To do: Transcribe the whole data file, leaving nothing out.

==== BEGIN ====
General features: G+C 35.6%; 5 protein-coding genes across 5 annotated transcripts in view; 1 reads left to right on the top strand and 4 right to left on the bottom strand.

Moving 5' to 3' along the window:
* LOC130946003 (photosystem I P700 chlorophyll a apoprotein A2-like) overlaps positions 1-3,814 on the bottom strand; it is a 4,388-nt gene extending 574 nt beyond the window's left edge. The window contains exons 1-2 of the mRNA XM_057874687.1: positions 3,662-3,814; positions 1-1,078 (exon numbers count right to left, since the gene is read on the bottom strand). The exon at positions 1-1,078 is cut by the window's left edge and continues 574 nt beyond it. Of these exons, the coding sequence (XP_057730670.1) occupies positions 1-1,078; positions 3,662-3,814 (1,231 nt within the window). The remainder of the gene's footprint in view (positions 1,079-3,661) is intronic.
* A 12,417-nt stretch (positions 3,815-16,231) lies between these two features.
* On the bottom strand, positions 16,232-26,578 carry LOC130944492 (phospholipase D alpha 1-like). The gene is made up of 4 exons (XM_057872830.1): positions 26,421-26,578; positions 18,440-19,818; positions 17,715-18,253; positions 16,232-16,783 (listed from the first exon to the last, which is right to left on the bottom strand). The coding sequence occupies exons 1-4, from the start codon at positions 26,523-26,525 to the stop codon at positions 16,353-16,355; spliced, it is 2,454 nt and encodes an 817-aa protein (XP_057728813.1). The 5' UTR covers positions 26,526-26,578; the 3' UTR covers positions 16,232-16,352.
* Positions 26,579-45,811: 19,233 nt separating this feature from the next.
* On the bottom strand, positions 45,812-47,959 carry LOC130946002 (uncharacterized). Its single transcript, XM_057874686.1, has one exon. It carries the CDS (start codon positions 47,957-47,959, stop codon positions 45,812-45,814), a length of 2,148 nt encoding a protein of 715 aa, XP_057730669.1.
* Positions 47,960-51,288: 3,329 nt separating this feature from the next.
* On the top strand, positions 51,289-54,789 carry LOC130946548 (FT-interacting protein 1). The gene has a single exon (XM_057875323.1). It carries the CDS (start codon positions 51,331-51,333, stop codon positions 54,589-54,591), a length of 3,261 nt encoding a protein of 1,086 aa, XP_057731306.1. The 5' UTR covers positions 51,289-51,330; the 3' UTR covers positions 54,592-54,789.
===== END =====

General features: G+C 35.6%; 5 protein-coding genes across 5 annotated transcripts in view; 1 reads left to right on the top strand and 4 right to left on the bottom strand.

Moving 5' to 3' along the window:
* LOC130946003 (photosystem I P700 chlorophyll a apoprotein A2-like) overlaps positions 1-3,814 on the bottom strand; it is a 4,388-nt gene extending 574 nt beyond the window's left edge. The window contains exons 1-2 of the mRNA XM_057874687.1: positions 3,662-3,814; positions 1-1,078 (exon numbers count right to left, since the gene is read on the bottom strand). The exon at positions 1-1,078 is cut by the window's left edge and continues 574 nt beyond it. Of these exons, the coding sequence (XP_057730670.1) occupies positions 1-1,078; positions 3,662-3,814 (1,231 nt within the window). The remainder of the gene's footprint in view (positions 1,079-3,661) is intronic.
* A 12,417-nt stretch (positions 3,815-16,231) lies between these two features.
* On the bottom strand, positions 16,232-26,578 carry LOC130944492 (phospholipase D alpha 1-like). The gene is made up of 4 exons (XM_057872830.1): positions 26,421-26,578; positions 18,440-19,818; positions 17,715-18,253; positions 16,232-16,783 (listed from the first exon to the last, which is right to left on the bottom strand). The coding sequence occupies exons 1-4, from the start codon at positions 26,523-26,525 to the stop codon at positions 16,353-16,355; spliced, it is 2,454 nt and encodes an 817-aa protein (XP_057728813.1). The 5' UTR covers positions 26,526-26,578; the 3' UTR covers positions 16,232-16,352.
* Positions 26,579-45,811: 19,233 nt separating this feature from the next.
* On the bottom strand, positions 45,812-47,959 carry LOC130946002 (uncharacterized). Its single transcript, XM_057874686.1, has one exon. It carries the CDS (start codon positions 47,957-47,959, stop codon positions 45,812-45,814), a length of 2,148 nt encoding a protein of 715 aa, XP_057730669.1.
* Positions 47,960-51,288: 3,329 nt separating this feature from the next.
* On the top strand, positions 51,289-54,789 carry LOC130946548 (FT-interacting protein 1). The gene has a single exon (XM_057875323.1). It carries the CDS (start codon positions 51,331-51,333, stop codon positions 54,589-54,591), a length of 3,261 nt encoding a protein of 1,086 aa, XP_057731306.1. The 5' UTR covers positions 51,289-51,330; the 3' UTR covers positions 54,592-54,789.